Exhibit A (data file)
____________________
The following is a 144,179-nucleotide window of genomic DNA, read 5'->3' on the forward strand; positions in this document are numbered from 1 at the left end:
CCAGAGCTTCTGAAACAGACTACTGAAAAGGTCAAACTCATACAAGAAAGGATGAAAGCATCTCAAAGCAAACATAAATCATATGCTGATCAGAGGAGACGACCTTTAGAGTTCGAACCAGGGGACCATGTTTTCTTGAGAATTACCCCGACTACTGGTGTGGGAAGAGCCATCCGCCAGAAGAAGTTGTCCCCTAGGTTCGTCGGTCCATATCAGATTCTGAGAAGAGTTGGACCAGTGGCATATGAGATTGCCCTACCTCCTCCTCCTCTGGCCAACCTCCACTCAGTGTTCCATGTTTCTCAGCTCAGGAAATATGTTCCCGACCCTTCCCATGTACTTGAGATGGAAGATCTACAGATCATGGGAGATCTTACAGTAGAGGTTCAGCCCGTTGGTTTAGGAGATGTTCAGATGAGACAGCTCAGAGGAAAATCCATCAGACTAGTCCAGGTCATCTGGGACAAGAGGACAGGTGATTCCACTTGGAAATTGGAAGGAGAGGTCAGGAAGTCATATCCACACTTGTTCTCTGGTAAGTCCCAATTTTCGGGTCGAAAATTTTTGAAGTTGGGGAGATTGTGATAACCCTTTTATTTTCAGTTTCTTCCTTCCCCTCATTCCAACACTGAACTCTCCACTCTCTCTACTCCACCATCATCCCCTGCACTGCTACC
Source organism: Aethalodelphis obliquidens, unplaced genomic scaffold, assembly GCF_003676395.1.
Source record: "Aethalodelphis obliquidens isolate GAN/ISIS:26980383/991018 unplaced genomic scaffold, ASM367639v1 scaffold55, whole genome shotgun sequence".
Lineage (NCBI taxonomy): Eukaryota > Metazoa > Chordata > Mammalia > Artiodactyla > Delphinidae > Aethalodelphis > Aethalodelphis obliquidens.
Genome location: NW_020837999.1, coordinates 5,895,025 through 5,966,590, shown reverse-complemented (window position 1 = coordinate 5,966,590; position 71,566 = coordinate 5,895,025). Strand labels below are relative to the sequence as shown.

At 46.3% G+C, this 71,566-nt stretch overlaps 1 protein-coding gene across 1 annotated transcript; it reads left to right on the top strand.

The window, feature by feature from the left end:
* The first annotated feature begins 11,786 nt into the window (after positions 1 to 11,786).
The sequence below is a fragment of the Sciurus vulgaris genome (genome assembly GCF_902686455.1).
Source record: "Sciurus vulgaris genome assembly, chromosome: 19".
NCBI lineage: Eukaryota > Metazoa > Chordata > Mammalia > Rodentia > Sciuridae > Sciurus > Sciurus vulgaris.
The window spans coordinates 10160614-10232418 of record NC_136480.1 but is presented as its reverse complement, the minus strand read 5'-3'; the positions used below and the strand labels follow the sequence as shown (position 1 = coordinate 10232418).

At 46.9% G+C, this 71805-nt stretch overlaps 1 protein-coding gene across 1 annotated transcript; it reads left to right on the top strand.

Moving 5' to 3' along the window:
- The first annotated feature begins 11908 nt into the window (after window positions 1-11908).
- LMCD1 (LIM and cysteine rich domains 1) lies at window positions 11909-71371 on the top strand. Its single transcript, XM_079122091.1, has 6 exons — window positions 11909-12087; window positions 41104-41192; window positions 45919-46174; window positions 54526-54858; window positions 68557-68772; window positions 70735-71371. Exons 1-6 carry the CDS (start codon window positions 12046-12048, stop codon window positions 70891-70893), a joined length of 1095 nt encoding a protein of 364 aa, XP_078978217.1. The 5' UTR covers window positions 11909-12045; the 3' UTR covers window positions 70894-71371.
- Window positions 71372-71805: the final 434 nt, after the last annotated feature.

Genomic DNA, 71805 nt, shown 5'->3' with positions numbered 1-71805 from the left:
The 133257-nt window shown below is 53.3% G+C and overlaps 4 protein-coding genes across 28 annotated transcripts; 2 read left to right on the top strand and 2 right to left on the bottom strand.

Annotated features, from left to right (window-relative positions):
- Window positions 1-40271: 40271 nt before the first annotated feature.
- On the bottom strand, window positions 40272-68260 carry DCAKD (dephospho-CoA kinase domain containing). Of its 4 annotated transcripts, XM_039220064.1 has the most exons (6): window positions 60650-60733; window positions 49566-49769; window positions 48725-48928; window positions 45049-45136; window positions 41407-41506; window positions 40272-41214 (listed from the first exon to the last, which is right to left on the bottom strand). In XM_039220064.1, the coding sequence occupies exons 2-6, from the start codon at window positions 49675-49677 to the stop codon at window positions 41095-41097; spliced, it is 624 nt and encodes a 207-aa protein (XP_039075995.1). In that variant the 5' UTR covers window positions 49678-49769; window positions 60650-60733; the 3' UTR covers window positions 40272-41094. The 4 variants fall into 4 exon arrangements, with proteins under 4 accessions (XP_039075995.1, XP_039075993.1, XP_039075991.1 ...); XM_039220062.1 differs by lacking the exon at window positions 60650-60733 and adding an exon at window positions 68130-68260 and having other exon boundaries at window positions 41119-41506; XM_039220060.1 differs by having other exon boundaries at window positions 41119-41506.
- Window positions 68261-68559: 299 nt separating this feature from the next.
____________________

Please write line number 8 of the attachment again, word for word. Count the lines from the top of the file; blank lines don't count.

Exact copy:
The window, feature by feature from the left end: